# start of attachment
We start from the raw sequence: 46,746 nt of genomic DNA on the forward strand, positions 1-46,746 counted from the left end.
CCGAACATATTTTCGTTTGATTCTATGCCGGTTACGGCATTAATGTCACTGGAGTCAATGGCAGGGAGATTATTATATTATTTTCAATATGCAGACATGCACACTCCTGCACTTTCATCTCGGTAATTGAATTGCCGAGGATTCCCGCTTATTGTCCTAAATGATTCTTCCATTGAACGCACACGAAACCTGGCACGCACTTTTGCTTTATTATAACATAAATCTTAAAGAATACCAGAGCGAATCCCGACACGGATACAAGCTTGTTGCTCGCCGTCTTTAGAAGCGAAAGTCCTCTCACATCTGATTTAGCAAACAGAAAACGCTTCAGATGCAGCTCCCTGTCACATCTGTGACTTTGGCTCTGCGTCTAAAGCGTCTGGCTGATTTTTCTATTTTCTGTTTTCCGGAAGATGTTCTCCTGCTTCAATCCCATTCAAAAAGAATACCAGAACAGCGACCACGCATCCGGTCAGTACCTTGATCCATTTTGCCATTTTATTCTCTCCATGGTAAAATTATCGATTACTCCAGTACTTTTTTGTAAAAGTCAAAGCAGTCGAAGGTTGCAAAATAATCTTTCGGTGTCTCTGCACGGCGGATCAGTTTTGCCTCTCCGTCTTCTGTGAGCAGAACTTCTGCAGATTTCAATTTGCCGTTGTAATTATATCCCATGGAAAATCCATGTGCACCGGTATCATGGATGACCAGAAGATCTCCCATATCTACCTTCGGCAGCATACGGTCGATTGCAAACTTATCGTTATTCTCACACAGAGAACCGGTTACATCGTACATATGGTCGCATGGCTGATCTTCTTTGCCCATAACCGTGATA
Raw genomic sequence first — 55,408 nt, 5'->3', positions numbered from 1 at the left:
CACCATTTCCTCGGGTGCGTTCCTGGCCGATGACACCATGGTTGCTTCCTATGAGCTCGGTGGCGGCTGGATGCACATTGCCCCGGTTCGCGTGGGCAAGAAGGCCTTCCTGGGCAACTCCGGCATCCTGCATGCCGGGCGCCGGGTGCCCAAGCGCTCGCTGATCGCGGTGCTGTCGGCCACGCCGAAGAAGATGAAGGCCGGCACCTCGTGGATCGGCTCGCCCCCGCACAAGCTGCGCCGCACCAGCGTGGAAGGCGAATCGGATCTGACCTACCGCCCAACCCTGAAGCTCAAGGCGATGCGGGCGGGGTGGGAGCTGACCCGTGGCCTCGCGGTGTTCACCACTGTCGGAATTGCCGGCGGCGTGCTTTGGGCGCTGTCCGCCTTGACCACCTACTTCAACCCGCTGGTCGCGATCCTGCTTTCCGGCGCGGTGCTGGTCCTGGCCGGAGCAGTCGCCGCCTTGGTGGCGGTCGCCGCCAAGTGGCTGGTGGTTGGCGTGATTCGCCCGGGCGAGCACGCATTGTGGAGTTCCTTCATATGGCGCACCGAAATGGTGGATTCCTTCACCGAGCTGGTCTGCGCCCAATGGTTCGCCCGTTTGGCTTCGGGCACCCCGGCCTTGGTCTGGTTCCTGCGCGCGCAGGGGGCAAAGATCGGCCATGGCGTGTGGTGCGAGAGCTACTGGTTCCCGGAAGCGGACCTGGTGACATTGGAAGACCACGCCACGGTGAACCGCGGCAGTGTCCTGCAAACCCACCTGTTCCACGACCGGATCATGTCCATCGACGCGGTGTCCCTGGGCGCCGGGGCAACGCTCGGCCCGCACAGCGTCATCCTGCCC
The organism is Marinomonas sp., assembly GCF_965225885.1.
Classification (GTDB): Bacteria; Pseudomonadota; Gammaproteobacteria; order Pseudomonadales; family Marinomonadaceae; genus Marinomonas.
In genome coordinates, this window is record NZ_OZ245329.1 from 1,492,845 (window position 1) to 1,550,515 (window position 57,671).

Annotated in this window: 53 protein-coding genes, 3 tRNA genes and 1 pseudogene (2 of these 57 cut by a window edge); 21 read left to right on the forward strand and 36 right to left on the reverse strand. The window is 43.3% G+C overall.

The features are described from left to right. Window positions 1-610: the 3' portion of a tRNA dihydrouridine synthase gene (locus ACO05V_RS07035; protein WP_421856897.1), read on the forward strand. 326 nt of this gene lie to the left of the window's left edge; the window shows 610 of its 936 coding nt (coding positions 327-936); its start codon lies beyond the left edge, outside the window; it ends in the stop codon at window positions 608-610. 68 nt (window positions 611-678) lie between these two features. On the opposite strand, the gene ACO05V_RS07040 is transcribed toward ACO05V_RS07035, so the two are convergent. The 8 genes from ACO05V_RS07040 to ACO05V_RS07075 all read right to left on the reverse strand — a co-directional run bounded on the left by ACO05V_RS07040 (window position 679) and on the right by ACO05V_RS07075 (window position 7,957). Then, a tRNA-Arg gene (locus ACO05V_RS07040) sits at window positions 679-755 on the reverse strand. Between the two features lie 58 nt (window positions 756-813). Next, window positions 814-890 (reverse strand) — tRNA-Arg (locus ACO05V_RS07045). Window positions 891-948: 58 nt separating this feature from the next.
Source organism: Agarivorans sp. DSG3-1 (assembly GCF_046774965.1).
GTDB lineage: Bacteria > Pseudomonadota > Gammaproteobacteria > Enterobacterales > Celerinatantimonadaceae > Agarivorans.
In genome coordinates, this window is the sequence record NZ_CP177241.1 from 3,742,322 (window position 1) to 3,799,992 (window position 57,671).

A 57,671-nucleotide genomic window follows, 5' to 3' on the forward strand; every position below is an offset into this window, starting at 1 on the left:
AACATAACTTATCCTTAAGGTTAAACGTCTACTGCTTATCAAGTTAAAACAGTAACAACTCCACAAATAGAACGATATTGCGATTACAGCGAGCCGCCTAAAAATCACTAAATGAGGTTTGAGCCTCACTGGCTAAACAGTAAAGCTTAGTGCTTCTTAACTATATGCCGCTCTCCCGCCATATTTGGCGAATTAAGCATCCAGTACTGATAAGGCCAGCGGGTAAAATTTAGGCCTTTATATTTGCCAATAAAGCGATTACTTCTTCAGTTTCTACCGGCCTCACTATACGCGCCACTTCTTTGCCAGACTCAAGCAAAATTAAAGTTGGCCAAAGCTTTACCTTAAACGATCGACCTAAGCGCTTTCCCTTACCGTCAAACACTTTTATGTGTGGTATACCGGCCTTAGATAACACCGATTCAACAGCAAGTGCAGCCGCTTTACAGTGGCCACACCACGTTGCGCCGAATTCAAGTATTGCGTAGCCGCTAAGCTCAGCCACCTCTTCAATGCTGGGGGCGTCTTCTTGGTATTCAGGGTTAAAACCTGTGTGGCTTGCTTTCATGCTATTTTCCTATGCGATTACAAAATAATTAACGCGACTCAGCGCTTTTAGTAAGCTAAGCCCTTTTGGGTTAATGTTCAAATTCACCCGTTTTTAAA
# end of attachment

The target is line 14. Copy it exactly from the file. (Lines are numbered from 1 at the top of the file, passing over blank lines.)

AACATAACTTATCCTTAAGGTTAAACGTCTACTGCTTATCAAGTTAAAACAGTAACAACTCCACAAATAGAACGATATTGCGATTACAGCGAGCCGCCTAAAAATCACTAAATGAGGTTTGAGCCTCACTGGCTAAACAGTAAAGCTTAGTGCTTCTTAACTATATGCCGCTCTCCCGCCATATTTGGCGAATTAAGCATCCAGTACTGATAAGGCCAGCGGGTAAAATTTAGGCCTTTATATTTGCCAATAAAGCGATTACTTCTTCAGTTTCTACCGGCCTCACTATACGCGCCACTTCTTTGCCAGACTCAAGCAAAATTAAAGTTGGCCAAAGCTTTACCTTAAACGATCGACCTAAGCGCTTTCCCTTACCGTCAAACACTTTTATGTGTGGTATACCGGCCTTAGATAACACCGATTCAACAGCAAGTGCAGCCGCTTTACAGTGGCCACACCACGTTGCGCCGAATTCAAGTATTGCGTAGCCGCTAAGCTCAGCCACCTCTTCAATGCTGGGGGCGTCTTCTTGGTATTCAGGGTTAAAACCTGTGTGGCTTGCTTTCATGCTATTTTCCTATGCGATTACAAAATAATTAACGCGACTCAGCGCTTTTAGTAAGCTAAGCCCTTTTGGGTTAATGTTCAAATTCACCCGTTTTTAAA